Through talking with Joel and my limited exposure to phish.net at the time, I knew that they were typically playing a new song called Simple out of Mike's Song. I hadn't heard it up until this point, but as they cleanly segued into it, I was able to ID from the lyrics. I still think today that this is one of the greatest versions of Simple played by Phish (I also enjoy the 11.08.96 version - from my second show, lol). After the last verse ("Skyballs and saxscrapers"), Simple takes on this glorious feel for about a minute or two - high and sailing above. And like with the Reba and Stash, it turns quiet and minimal - for just a bit. At this point (6 minutes or so), it slowly becomes dark. I remember somewhere in here Mike put down his electric bass to pick up this Rob Wasserman-looking bass; I don't know if it had just two strings or what, but Mike started to play this low, rumbling bass line. This really turned the jam dark. The slow jam quickly picked up with some quick playing by Page on the piano; Mike followed, and then Trey, and then Fishman. Faster it started to run; all the while, Mike was still on this bass. Trey started to repeat these higher, trumpet sounding notes, over and over. After a faster section, the jam progressed to something similar to the SOAMule Russian section. Phish was just moving from improvised section to improvised section - nothing was wandering, like we find in some of the more recent jams. It seemed as though each move had its own purpose. After some great keyboard work by Page, both on organ and piano, the jam progressed to a bit of a dissonant, distortion-filled section. This was sped up by Trey, and then slowed down, and then sped up by Fishman, with some piano by Page. Like we were getting yanked this way, then that. And then a new little melody was sounded (25 minutes into the Simple!) - so many textures, so many landscapes. They were flying all of us around and into every corner of the music hall. The jam closed with a Trey-led rocker, playing Clapton-e riffs, a bit like a slow Antelope jam, wrapping things up all very nicely as they just slowed down and stopped. Whew! 30+ minutes of aural landscape.

What better to follow this epic jam than with an acoustic set of Blue and Lonesome and $2 Bill, the first time played for each of those tunes. The band moved to the front of the stage, all on acoustic instruments, and played very good renditions of the two traditional songs. Even without Jeff Mosier, they showed their pickin' chops - and it was fun to hear their voices morph into a Bluegrass-y drawl.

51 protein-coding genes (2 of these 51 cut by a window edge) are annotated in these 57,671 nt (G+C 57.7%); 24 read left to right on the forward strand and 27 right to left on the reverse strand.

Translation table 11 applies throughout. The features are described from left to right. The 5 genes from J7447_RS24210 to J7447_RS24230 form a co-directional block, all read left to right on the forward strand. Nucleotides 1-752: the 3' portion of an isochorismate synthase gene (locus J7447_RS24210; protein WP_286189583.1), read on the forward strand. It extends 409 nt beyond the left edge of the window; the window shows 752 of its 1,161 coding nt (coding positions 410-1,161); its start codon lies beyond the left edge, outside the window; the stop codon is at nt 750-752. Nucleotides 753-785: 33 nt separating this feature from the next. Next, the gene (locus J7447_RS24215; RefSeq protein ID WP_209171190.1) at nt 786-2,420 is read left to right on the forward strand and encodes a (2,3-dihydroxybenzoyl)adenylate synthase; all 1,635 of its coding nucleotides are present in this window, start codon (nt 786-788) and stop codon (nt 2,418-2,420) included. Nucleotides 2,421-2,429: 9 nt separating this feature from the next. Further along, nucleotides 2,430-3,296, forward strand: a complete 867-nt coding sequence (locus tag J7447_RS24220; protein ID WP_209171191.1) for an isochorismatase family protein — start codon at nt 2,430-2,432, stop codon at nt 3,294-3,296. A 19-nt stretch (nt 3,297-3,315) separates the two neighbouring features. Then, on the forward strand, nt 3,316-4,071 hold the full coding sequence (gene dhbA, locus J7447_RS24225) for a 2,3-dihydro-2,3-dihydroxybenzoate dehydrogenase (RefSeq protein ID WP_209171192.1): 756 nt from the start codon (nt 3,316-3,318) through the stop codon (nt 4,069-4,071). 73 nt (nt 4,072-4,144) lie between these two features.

After the brief interlude, Phish plugged back in and played a rockin' version of Chalkdust Torture - the version that appears A Live One, complete with yelps from Fishman.

The identifiable drum-beats of Fee quickly followed; I was very happy to hear this song, as it was actually the first Phish song I had ever heard (on WYEP here in Pittsburgh, in 1992, as they promoted the HORDE tour). I really enjoyed the fact that Trey used the megaphone that was sitting on one of his amps.

The beginning of Antelope actually began during the ending jam of Fee (a > rather than ->) to the delight of the crowd of 4-5,000. The song quickly picked up into the rockin' section; Page's piano worked well intertwining with Trey's blistering solos. Right before the "Set the gear-shift" line, there was a brief reggae break-down (I guess you can call it that). Great closer, with Trey thanking everyone, telling us all to drive safely (I would guess a number of the fans in attendance were U of M students . . . )

After much applause and cheering, they came out to do an Amazing Grace without mics. For the most part, people were quiet; not too many "Shhhs". And to wrap up a perfect show, well, Suzie Greenberg of course! Trey's voice is a bit tattered and scratchy, but that really didn't matter.

What else can I say? With Satchmo over the PA, we made our way out of the Hill Auditorium, finding an emergency exit in one of the stair-wells. It put us out in a service alley-way, and we debated for a bit if we should try to find their buses. But it was cold, and we didn't want to be a bother, so we headed back to the car.

I don't know if I realized my life had changed that evening, but looking back, listening to the show again, I can understand how I was hooked.